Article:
If indeed this can be turned into a question actually about programming, we encourage you to do that. You may want to opt to make the question a "community wiki" one (this terminology is weird; there is no wiki here, but the "community" part is true. You abstain from earning any reputation points from upvotes by checking the "CW" box below the editor pane when you post), especially if you borrow heavily from the original question, which had a fair amount of illustrations etc.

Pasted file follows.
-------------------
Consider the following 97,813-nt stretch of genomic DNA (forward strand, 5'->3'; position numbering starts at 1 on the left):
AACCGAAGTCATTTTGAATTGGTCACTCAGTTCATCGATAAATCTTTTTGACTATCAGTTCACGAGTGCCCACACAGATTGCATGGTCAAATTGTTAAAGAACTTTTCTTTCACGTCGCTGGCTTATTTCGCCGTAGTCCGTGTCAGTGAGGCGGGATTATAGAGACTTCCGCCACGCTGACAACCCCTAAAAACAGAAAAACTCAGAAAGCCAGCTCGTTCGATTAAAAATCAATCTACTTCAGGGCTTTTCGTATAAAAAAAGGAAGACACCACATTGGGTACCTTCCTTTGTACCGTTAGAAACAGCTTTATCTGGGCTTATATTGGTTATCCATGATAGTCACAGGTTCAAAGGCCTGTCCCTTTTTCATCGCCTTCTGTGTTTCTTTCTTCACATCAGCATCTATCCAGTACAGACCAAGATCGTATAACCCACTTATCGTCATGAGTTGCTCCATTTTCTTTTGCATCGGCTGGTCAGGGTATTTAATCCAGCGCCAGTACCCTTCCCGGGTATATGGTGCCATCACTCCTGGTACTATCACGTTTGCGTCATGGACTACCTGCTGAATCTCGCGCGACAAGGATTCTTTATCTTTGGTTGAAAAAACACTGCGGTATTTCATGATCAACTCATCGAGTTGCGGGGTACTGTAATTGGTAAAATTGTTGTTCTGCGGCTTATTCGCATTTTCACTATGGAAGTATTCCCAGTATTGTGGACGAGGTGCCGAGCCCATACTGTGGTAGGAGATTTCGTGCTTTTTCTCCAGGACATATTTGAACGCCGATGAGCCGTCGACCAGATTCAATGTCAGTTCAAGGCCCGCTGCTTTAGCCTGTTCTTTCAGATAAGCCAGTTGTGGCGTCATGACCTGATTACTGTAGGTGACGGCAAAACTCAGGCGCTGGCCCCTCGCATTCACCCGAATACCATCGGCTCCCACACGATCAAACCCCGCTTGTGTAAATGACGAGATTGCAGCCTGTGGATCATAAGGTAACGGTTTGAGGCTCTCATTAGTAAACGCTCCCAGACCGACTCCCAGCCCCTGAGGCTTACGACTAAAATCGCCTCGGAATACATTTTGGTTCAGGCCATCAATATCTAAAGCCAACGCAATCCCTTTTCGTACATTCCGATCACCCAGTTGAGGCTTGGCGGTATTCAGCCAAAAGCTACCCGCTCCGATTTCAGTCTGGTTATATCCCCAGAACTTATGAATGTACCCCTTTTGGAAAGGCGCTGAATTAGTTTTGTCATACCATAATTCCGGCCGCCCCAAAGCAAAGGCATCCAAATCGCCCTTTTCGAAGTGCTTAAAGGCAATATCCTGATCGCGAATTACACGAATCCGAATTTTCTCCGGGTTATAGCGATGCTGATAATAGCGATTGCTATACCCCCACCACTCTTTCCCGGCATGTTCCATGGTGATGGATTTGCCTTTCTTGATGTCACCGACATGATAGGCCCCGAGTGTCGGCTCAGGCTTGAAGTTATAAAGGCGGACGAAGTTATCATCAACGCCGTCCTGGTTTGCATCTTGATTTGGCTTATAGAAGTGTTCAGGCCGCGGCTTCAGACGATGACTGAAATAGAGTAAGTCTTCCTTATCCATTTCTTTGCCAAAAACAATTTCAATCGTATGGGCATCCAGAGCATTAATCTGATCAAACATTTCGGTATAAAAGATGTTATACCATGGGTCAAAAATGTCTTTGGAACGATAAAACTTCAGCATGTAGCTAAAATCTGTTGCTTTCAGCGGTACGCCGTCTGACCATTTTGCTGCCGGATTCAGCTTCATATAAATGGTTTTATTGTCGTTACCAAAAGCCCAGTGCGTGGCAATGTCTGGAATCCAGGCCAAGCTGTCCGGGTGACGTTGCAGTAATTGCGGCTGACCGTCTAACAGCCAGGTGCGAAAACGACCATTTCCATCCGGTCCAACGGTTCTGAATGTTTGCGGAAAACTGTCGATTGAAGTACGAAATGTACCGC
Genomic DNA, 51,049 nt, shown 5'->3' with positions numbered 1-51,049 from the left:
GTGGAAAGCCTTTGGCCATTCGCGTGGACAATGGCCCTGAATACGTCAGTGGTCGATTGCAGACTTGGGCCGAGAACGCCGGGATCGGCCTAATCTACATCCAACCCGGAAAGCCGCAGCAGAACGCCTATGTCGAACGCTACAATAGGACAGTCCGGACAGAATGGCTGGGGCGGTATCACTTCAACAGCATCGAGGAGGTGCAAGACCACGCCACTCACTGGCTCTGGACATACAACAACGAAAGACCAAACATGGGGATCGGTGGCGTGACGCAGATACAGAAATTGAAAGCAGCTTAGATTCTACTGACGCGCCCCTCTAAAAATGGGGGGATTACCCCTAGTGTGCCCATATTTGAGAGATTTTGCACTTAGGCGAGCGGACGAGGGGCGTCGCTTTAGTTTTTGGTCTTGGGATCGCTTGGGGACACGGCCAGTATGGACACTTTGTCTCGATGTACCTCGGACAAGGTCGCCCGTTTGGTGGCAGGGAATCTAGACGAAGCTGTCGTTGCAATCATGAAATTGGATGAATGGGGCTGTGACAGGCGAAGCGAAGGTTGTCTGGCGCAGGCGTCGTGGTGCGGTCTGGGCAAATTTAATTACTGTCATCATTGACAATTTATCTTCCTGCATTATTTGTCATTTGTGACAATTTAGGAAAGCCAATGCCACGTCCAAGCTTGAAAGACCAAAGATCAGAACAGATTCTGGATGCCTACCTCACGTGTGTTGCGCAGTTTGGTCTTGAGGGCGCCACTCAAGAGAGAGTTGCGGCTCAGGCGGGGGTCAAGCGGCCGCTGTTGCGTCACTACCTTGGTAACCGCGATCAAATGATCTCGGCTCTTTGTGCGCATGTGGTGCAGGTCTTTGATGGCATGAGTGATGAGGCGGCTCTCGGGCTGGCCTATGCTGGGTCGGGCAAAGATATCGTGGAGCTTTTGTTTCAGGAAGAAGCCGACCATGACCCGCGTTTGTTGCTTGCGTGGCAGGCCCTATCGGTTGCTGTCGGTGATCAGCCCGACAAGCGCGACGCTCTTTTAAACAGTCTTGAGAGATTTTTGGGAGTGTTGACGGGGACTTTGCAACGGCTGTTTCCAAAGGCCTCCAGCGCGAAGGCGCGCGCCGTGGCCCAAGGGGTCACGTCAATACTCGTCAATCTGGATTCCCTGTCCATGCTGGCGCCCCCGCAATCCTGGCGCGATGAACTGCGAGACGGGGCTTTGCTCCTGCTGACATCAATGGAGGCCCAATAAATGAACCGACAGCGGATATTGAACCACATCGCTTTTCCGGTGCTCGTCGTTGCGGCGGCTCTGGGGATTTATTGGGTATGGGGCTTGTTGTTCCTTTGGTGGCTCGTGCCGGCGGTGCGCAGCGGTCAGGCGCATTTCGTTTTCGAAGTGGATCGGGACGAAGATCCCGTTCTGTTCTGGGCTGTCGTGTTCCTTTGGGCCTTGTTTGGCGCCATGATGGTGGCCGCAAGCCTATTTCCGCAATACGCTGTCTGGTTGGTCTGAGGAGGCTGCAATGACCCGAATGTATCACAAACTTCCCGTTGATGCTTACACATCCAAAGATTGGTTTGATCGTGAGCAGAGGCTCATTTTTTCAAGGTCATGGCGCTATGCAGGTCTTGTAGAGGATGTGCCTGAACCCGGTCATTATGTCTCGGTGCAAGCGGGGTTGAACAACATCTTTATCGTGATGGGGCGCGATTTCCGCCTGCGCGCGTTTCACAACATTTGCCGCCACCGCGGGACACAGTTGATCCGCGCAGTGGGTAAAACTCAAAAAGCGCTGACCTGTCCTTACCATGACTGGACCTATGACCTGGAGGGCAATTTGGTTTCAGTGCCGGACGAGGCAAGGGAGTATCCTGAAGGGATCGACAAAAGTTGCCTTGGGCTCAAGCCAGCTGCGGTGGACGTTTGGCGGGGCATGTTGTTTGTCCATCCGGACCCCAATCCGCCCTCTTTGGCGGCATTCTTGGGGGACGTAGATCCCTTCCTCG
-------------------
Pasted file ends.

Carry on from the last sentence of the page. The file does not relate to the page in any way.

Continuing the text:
Getting it in front of the original asker may not be possible, but if the question turns out to be valuable in its own right, I'd think that's eventually a secondary concern after all; and if they are active in pertinent tags on the site, chances are they will come across it.

Earlier in the question's history, this could have been accomplished by editing the original question, but now, posting a completely separate new question is definitely the way to go. Editing somebody else's closed question into an acceptable question often involves some amount of second-guessing and/or putting words in the original author's mouth, so a fresh independent question from a clean slate is in many ways more straightforward.

For the record, I too am one of the original close voters.